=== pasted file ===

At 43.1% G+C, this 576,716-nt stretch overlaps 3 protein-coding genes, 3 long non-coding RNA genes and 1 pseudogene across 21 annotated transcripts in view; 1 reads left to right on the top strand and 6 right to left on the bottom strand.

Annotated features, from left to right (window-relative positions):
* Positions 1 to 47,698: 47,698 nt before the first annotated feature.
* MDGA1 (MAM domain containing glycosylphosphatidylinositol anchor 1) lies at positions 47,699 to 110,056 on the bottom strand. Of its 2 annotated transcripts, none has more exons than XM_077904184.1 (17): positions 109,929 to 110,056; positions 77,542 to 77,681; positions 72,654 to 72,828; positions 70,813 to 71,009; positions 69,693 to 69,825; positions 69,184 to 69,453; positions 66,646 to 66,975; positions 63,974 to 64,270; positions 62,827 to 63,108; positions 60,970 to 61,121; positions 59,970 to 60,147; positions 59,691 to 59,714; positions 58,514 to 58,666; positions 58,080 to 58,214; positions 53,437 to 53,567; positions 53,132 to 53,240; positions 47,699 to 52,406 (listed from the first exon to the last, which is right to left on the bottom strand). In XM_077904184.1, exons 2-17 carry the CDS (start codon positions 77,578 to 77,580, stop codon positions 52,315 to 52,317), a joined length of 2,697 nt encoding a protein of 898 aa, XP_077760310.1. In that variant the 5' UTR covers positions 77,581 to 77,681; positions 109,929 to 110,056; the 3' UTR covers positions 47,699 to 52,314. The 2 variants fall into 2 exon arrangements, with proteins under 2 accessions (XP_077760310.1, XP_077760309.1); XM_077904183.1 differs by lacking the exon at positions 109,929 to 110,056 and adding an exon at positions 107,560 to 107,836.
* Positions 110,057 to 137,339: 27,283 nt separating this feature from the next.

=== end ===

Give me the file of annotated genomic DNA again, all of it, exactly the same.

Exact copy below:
At 43.1% G+C, this 576,716-nt stretch overlaps 3 protein-coding genes, 3 long non-coding RNA genes and 1 pseudogene across 21 annotated transcripts in view; 1 reads left to right on the top strand and 6 right to left on the bottom strand.

Annotated features, from left to right (window-relative positions):
* Positions 1 to 47,698: 47,698 nt before the first annotated feature.
* MDGA1 (MAM domain containing glycosylphosphatidylinositol anchor 1) lies at positions 47,699 to 110,056 on the bottom strand. Of its 2 annotated transcripts, none has more exons than XM_077904184.1 (17): positions 109,929 to 110,056; positions 77,542 to 77,681; positions 72,654 to 72,828; positions 70,813 to 71,009; positions 69,693 to 69,825; positions 69,184 to 69,453; positions 66,646 to 66,975; positions 63,974 to 64,270; positions 62,827 to 63,108; positions 60,970 to 61,121; positions 59,970 to 60,147; positions 59,691 to 59,714; positions 58,514 to 58,666; positions 58,080 to 58,214; positions 53,437 to 53,567; positions 53,132 to 53,240; positions 47,699 to 52,406 (listed from the first exon to the last, which is right to left on the bottom strand). In XM_077904184.1, exons 2-17 carry the CDS (start codon positions 77,578 to 77,580, stop codon positions 52,315 to 52,317), a joined length of 2,697 nt encoding a protein of 898 aa, XP_077760310.1. In that variant the 5' UTR covers positions 77,581 to 77,681; positions 109,929 to 110,056; the 3' UTR covers positions 47,699 to 52,314. The 2 variants fall into 2 exon arrangements, with proteins under 2 accessions (XP_077760310.1, XP_077760309.1); XM_077904183.1 differs by lacking the exon at positions 109,929 to 110,056 and adding an exon at positions 107,560 to 107,836.
* Positions 110,057 to 137,339: 27,283 nt separating this feature from the next.